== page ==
the axe fell.
* * *
THE TEAM also picked as its
most valuable player another little
man who was very much in evi-
dence at Colorado Springs. He is
K* *

aIh #4/ #wi//

hockey, it's no secet there was
little love lost between Coloradans
and the Wolverines. u
One radioman made repeated
reference to the "Michigan
woodchoppers," a term the Wol-
verines had in sharp focus as
they pasted CC, 4-1, to take the
championship.
A newspaper report described
George Chin as being "as wide as
he is high." The phrase had more
application to the championship
trophy than to Chin, who led all
playoff scorers with two goals and
two assists.
STILL ANOTHER account be-
littled Michigan's 9-3 semi-final
victory over inept St. Lawrence.
"Four of Michigan's five first per-
iod goals were undeserved," it said.
When Chin outskated a Larrie de-
fenseman for Michigan's second
tally, it was unfair, the newspaper
claimed, because the Larries were
tired and the Wolverines were
fresh from changing lines fre-
quently.
Finally, the accepted excuse
aound the Broadmoor Ice Pal-
ace was, "It would have been
different with Hartwell, Erasca,
and Brandt in the Colorado line-
up." (Injuries and ineligibility
benched the high scoring trio.)
Perhaps, but the Wolverines
were content to leave that much
consolation so long as the first
place trophy returned to Ann Ar-
bor.
* * r*
TO GRAHAM CRAGG, senior
Michigan defenseman, went the
distinction of scoring the first and
last goals of the tourney, and they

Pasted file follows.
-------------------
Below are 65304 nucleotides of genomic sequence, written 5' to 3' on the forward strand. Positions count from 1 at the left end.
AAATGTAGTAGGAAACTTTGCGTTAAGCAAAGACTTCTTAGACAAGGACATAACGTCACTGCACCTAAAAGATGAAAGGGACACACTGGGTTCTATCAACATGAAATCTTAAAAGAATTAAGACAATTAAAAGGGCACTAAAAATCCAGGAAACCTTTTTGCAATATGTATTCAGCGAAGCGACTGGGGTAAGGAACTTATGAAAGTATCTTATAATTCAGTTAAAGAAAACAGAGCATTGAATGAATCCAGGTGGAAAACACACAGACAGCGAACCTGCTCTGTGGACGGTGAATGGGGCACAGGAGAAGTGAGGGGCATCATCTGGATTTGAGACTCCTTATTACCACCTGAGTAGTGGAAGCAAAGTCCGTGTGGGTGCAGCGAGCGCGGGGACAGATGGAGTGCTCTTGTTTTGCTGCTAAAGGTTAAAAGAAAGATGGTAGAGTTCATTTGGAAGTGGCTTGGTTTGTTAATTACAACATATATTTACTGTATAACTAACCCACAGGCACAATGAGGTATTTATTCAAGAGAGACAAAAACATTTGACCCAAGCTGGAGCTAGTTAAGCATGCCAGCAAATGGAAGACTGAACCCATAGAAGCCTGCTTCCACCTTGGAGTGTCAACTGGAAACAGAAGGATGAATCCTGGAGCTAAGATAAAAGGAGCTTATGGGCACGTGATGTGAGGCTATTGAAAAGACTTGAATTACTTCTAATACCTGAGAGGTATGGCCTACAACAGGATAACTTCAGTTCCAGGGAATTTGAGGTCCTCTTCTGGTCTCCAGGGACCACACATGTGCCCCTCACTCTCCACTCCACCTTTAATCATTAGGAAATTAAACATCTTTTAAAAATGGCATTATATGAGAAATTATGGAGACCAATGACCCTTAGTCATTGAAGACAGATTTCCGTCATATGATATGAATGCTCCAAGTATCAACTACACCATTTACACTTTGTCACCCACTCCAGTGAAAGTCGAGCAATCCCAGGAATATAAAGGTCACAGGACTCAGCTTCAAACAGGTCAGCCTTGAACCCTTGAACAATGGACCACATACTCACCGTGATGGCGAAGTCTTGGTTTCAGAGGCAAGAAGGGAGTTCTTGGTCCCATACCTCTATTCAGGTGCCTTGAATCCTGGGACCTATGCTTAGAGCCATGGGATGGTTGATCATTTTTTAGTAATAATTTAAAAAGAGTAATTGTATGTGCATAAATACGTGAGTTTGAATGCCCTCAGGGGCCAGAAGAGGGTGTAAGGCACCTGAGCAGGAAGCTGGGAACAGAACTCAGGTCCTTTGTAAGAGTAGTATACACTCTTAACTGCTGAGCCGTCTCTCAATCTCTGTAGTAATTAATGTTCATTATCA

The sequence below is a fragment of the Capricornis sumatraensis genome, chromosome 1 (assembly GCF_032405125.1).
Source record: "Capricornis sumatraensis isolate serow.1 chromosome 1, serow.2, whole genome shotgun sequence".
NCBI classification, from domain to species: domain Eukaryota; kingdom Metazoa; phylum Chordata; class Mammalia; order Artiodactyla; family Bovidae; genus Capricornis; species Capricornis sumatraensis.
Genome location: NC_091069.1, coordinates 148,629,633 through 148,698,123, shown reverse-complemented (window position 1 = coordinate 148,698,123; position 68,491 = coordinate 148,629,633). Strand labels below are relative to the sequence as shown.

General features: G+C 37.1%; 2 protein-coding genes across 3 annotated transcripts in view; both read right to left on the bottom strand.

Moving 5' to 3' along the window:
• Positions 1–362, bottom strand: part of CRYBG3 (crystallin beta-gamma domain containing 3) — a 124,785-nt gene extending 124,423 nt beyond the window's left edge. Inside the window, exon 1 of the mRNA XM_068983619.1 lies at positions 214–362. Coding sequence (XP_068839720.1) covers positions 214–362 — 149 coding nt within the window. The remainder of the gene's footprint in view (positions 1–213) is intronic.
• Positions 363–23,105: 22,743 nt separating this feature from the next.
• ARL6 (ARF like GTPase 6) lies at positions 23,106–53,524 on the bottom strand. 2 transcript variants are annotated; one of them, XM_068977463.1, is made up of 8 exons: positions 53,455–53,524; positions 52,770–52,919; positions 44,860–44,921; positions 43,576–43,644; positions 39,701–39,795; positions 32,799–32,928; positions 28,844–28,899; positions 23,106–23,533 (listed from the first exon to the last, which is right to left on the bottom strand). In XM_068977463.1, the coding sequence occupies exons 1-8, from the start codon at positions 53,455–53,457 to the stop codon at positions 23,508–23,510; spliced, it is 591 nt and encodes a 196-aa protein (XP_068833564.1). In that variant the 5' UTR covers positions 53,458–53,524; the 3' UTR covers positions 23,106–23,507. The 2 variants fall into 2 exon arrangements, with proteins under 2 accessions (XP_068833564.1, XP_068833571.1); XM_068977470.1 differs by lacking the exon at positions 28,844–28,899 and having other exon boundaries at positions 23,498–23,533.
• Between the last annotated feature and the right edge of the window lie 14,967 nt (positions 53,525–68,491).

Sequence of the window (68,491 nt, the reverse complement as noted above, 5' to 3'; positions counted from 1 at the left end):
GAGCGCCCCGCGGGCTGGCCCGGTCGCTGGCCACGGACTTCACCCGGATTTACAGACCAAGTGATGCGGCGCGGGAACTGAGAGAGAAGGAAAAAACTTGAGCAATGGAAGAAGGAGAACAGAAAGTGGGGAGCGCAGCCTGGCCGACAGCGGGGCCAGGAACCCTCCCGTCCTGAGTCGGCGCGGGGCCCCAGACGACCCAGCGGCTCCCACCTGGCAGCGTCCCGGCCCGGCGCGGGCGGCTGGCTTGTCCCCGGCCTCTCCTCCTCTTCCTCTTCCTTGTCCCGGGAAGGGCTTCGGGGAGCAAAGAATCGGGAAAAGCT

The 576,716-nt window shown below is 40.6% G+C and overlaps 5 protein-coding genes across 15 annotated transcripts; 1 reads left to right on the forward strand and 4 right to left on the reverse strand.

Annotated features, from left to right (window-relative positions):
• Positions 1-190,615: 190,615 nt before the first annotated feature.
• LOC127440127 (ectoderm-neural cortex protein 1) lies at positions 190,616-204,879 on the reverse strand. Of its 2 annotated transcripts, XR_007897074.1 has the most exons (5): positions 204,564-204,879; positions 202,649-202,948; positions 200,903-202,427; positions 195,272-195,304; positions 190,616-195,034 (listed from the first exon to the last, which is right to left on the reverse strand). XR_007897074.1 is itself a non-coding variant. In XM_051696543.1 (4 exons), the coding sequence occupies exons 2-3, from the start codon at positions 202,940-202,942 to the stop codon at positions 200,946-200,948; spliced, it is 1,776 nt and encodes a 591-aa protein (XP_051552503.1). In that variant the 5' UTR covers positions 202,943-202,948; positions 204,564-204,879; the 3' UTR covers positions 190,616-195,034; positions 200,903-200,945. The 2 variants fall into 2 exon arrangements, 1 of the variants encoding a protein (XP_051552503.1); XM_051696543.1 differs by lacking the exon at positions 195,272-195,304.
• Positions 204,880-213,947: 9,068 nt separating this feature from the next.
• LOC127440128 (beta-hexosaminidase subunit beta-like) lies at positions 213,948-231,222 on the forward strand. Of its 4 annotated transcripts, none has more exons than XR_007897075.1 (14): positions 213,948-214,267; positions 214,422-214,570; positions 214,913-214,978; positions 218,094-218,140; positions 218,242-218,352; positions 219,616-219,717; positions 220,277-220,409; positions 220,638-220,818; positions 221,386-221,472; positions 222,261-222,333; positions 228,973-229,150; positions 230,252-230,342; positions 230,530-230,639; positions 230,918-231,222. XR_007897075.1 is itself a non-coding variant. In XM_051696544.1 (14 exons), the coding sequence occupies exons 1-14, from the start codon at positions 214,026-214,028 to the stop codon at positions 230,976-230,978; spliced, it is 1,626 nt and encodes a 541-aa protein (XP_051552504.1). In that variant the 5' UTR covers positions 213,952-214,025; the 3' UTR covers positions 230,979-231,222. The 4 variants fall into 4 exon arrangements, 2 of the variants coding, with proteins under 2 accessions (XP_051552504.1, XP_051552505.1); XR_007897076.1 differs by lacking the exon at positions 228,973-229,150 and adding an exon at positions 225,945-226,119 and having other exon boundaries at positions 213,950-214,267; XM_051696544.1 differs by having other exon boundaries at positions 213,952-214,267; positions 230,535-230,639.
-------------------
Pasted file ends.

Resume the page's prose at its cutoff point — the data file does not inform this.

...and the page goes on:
were twice as many as he scored
all season long. Graham's scoring
splurge might be attributed to the
presence of his father, who flew
from Edmonton, Alberta to see his
son's last game in the Maize and
Blue.
Battling Joe Marmo, wing on
last year's championship team,
journeyed from Loveland, Colo. to
witness the big final contest.
* * *
NO SERIOUS rhubarbs develop-
ed with the three officials, Hank
Frantzen, Minneapolis, Jack Mc-
Kee, Winnipeg, and Herb Gallagh-
er, Northeastern University.
Coaches voted befoe each gamet
to decide which two would work
the con*est, and the odd man
served as penalty time keeper.
Pat Cooney of Michigan argued
a holding penalty too long with
Gallagher, and got the full treat-
ment, a 10 minute misconduct ban-
ishment.

f

JOHN MATCHEFTS
... chief skate

A.J.ULAn ,L & .LJ
. .. champs like Ike
* * *
Willard Ikola, sophomore custod-
ian of the Wolverine cords, also
from Eveleth.
During 24 regular contests he
allowed an average of 2.75 goals
per game, and in two playoffs,
his total four goals against was
low for all goalers.
Despite this, not enough of the
press, pfficials, and coaches liked
Ike to place him on either the
first or second all-tournament
team. Ahead of Ikola were rated
Colorado's Ken Kinsley and Paul
Cruikshank, of Yale.
Replacing capable Chuck Hy-
man as senior manager is Pete
Pickus, a junior from Sioux City,
Iowa.
* * *
GENERALLY speaking, the three
visiting tournament teams were
royally received and treated by
the Colorado officials, reporters,
and fans, but when it came to

'M' Shooters
Top Indiana
Win Invitational Test
By One-Point Margin
Michigan's rifle team scored a
one-point decision over Indiana to
capture the Illinois Invitational
Rifle Match at Champaign Satur-
day.
The victory over a 3-team field
gave the Wolverines a year's po-
session of the Sara O'Hara Tro-
phy, permanent possession of the
winner's plaque and six gold med-
als.
RALPH BIRD, a freshman from
Dearborn, fired 284 in the ten-
shot prone, ten shot kneeling and
ten shot standing course to pace
the winners' score of 1380 out of
a possible 1500.
Kalamazoo sophomore Gene
Woodruff followed Bird with a
278 score, one better than a 277
fired by ,Jim Ryan, a Kenmore,
New York sophomore.
Junior Bill Zayanchkowski from
Detroit came next with a 276 tally
and St. Clair Shores freshman
John McClay trailed with a 265
total.